Advertising on Web3 – Data wallet is the solution
Advertising will find its way into Web3, whether we like it or not. But now we have the ability to control what it looks like, says Shiv Malik, Founder and CEO of Pool.
The guide suddenly stopped among the ruins of the ancient Greek city of Ephesus and pointed out the strange series of carvings on the slab in front of us – a foot, a woman’s portrait and what looked like a handbag .
“Here,” he intoned, “it’s the oldest advertisement in the world.” “It’s for a brothel that was just around the corner.”
Looking down the marble path, the lessons were clear. Even 2,000 years ago, you had to market yourself to thrive. And with the exception of keeping brothels, advertising is perhaps the oldest business in the world.
Many millennia later, advertisements are still something people would rather hurry over. Even though delivered in far more sophisticated and breathtaking ways than anyone could have imagined just 30 years ago, the ads are viewed with weary disdain; a common annoyance but nonetheless a fact of life.
Tech chases are of a different breed, of course, and have tended to have a much more visceral relationship with their Mad Men counterparts. At the start of the Internet in the early 90s, we imagined that everything would be free. Programmers would altruistically create distributed open source software at zero marginal cost, and there would be no need for the evils of marketing. Such commercial greed would ruin all that was good and pure in online digital communities. Capitalism would be refused to plant its greedy mouth in the trough of utopia.
Advertising is here to stay
It didn’t take long for the ad to catch on. (Spoiler alert: she always will be). In the mid-90s, banner ads and email spam were pretty ubiquitous. A decade and a half later, free social platforms were capturing networks of tens of millions of people and monetizing them ever more effectively. The main assets of the digital age have shifted from interactivity and content to attention and data. If you could hook the people on screen and also knew who those people were, you could create a unicorn almost overnight.
Like Web1 thirty years ago, Web3 is at a similar crossroads. How does it handle advertising? Resist? Kiss? Or just ignore it in the hope that it will go away? Of course, crypto, unlike Web3, loves nothing more than advertising. Few tokens make it big without garish marketing and the sneaky nod of a top influencer.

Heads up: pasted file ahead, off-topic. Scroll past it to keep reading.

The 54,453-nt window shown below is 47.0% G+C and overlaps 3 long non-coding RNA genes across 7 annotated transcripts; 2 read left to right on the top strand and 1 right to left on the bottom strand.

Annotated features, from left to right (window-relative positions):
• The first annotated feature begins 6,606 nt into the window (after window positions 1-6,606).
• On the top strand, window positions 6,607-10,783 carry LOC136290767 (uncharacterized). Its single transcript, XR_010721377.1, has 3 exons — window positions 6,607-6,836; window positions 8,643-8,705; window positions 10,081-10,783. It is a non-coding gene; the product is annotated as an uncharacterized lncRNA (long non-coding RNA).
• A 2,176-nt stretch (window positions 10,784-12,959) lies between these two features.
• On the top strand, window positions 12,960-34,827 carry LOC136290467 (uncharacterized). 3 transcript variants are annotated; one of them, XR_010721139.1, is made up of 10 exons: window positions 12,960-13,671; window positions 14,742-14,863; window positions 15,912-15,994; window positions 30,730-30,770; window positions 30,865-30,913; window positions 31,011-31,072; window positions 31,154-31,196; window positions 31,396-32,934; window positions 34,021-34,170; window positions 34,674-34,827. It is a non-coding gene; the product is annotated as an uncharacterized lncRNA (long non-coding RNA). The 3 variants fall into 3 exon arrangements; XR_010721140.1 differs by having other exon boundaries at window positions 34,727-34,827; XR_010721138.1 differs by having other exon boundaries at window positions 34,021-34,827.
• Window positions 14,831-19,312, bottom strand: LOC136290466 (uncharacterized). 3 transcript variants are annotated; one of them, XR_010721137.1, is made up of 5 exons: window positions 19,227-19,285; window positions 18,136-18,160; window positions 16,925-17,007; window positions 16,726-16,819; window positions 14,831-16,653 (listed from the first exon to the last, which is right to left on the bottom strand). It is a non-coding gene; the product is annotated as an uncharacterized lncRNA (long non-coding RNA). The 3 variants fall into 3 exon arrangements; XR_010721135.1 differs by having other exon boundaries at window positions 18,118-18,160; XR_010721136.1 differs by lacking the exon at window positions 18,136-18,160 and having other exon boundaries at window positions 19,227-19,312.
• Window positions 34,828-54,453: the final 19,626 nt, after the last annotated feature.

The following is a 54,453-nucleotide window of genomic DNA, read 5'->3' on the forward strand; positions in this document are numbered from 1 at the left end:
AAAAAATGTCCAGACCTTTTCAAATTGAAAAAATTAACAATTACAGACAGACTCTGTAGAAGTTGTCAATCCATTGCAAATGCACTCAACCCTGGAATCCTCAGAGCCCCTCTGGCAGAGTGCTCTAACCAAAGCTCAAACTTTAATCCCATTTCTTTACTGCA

You can find crypto shamelessly shilling on the streets of London at Lima. This year’s Superbowl was dubbed “Crypto bowl” because the ads were so ubiquitous (but still as annoying as ever).
But from a technological point of view, the blockchain has not yet found an accommodation. Advertising is not served natively in all but a few blockchains or dApps. Blockchain really added nothing to what Web2 had already mastered.
Of course, most protocols, like for example Uniswap or Ethereum itself (which doesn’t have a “frontend”) don’t need to be ad-supported. They effectively opted for a user-funded model. And maybe that’s how it stays. If payments, which blockchain does best, are smooth enough and users are willing to pay for Web3 services, then why bother integrating annoying ads into the process? Who wants a Walmart message in their wallet to save gas?
There are of course exceptions to this. Chief among them is the Brave Browser which pays you for your attention. Other smaller projects are now building on this “seek to win” model. But it’s unclear if the ad industry itself really wants to embrace such open bribery. Brands are also using NFTs to do their marketing. But are there other innovative ways to integrate advertising into blockchains that could actually improve ad delivery for everyone involved?